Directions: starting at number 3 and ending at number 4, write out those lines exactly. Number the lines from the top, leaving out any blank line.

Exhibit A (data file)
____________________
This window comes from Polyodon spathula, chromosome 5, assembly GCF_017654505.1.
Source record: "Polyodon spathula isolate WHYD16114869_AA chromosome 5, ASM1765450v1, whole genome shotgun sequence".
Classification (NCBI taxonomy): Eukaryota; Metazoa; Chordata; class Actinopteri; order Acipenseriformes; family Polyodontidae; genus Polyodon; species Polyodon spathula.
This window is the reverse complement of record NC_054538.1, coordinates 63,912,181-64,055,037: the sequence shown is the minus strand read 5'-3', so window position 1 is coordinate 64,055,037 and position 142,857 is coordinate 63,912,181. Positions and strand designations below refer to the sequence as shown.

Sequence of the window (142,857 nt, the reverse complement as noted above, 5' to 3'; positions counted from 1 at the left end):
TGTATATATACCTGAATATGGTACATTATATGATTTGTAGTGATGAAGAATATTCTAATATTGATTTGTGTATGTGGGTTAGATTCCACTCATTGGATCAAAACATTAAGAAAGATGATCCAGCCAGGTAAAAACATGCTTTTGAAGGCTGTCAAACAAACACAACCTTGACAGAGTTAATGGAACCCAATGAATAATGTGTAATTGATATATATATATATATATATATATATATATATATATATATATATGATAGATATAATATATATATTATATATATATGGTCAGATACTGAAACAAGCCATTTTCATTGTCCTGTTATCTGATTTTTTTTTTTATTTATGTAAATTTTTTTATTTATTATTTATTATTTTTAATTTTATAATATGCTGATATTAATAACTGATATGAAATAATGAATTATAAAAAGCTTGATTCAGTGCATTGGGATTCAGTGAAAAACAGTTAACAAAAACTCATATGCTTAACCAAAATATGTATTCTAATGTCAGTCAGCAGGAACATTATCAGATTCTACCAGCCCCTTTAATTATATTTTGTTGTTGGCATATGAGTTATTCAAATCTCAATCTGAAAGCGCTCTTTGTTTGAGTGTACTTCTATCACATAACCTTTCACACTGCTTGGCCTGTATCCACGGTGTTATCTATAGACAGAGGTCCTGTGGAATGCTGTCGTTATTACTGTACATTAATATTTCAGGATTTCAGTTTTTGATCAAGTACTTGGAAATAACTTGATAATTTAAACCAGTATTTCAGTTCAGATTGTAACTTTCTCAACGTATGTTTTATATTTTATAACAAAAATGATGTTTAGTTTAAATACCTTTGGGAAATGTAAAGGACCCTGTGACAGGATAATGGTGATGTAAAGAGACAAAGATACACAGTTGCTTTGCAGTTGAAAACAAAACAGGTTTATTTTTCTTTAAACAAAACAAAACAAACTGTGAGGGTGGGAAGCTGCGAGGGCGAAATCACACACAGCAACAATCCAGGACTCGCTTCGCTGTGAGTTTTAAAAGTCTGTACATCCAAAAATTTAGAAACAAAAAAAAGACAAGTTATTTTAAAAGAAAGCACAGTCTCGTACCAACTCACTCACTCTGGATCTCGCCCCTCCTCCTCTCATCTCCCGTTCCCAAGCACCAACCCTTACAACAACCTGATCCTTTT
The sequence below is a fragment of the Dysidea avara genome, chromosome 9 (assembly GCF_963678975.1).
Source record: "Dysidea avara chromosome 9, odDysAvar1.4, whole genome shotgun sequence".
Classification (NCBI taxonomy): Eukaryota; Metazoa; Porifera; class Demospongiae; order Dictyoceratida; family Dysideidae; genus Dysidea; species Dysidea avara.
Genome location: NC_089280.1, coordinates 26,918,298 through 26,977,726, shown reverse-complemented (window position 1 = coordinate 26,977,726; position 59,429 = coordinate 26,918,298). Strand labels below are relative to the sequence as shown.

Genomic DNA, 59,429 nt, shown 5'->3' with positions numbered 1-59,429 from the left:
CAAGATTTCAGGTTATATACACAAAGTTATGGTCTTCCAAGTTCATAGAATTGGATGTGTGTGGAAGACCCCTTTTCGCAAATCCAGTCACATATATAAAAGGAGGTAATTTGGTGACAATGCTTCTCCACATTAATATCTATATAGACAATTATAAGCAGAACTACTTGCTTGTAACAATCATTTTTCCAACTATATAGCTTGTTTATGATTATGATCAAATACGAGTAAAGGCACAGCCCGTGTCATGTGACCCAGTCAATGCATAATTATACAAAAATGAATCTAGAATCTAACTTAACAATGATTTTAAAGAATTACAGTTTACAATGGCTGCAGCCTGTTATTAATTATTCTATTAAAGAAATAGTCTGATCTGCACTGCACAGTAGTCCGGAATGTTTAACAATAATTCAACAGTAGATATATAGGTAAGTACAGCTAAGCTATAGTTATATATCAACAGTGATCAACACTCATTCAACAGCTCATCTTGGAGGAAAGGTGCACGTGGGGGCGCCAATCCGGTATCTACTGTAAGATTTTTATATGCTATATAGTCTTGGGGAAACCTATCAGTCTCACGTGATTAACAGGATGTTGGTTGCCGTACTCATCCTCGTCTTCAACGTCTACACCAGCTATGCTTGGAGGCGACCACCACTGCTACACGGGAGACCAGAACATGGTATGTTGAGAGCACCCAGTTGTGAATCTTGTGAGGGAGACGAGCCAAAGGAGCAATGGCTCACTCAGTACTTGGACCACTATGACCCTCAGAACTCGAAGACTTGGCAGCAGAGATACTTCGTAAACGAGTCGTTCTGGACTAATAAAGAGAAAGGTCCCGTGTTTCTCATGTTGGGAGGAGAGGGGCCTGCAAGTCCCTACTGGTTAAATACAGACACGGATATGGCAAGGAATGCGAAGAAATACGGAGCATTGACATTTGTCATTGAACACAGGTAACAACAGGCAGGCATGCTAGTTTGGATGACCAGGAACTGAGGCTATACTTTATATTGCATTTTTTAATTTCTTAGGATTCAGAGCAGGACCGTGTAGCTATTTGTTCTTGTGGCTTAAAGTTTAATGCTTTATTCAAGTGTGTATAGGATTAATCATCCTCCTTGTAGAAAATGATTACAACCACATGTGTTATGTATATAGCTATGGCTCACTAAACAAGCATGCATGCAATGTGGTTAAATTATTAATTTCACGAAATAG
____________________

Classification (NCBI taxonomy): Eukaryota; Metazoa; Chordata; class Actinopteri; order Acipenseriformes; family Polyodontidae; genus Polyodon; species Polyodon spathula.
This window is the reverse complement of record NC_054538.1, coordinates 63,912,181-64,055,037: the sequence shown is the minus strand read 5'-3', so window position 1 is coordinate 64,055,037 and position 142,857 is coordinate 63,912,181. Positions and strand designations below refer to the sequence as shown.